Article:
The highlight of the afternoon was meeting Doña Eulalia. She definitely the lady in charge. She will be 84 years old next December 3rd and is as spry as a sixteen year old. Her full name is Señora Eulalia López Luna and she is a widow. She had twelve children and three of them operate palapas at Molineros. We ate in the palapa called “Pescados Pau” which is operated by her daughter Paulina García López. She is helped by her sister Emilia García López and you can see a picture of all three ladies below. There is another palapa operated by a daughter named Guadalupe and called “Pescados Lupita”. Her son Miguel García López runs the palapa “Buena Vista”. All I can say is that we had a wonderful time and it was a pleasant way to spend a Sunday afternoon.
Now, I have something else to tell you. If you go you will receive a special surprise. When you leave to go back home you will first top a rise on the way back to the highway and when you top that rise the view will take your breath away. You will have a wonderful view of the Sierra Guanajuato including a stunning view of Cubilete and Cerro de la Bufa . In between the two you will see the whole Rio Guanajuato river valley leading up to and including the cities of Marfil and Guanajuato. I didn't stop to take a picture because it was overcast and the light was fading. Besides that, the corn grows very close to the sides of the dirt road and it would have been a dangerous place to stop. I will wait until after harvest when I can pull off the road and I will be sure to go back on a bright sunny day. In the meantime, I encourage anyone who likes fried fish and pleasant company to give Molineros a try. ¡Buen Provecho!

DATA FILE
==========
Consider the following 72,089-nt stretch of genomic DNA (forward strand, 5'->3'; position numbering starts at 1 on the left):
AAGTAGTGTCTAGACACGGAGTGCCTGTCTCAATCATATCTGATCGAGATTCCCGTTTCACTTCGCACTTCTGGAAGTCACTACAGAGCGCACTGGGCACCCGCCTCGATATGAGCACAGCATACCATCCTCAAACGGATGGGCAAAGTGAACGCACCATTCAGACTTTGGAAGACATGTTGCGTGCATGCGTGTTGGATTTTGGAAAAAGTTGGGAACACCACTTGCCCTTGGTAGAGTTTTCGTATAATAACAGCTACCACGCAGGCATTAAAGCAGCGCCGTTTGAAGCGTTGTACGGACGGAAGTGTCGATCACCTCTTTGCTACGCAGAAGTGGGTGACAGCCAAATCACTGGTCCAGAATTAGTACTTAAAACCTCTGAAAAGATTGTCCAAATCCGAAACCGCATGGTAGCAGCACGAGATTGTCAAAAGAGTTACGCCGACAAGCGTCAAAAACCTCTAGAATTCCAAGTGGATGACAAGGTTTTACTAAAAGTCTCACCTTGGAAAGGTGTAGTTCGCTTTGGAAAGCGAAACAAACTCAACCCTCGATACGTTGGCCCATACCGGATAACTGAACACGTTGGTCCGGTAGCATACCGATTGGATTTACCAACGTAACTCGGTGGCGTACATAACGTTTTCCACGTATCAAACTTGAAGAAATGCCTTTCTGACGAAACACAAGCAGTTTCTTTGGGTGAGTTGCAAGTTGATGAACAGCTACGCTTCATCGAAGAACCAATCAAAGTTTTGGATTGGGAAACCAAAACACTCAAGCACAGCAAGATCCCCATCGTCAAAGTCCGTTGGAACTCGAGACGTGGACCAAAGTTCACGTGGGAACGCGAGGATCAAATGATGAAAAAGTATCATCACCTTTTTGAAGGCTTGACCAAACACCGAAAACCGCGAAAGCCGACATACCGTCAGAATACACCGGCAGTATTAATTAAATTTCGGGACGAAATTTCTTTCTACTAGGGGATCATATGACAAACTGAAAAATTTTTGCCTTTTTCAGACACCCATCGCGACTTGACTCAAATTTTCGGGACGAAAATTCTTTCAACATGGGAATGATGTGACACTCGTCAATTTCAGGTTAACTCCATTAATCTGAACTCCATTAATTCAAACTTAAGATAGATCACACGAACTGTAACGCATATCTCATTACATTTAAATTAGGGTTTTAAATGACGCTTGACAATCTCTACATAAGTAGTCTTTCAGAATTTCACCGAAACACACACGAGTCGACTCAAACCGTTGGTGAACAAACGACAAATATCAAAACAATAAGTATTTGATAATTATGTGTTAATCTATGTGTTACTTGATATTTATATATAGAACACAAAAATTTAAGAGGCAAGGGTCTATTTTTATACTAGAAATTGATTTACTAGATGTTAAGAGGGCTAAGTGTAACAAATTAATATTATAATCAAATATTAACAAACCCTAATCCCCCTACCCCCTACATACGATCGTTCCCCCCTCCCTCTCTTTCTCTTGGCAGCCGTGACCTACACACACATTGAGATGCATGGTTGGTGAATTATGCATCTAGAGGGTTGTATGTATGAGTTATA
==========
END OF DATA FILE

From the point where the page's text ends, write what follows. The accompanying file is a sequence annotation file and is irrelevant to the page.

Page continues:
(Click on the map to see a larger image.)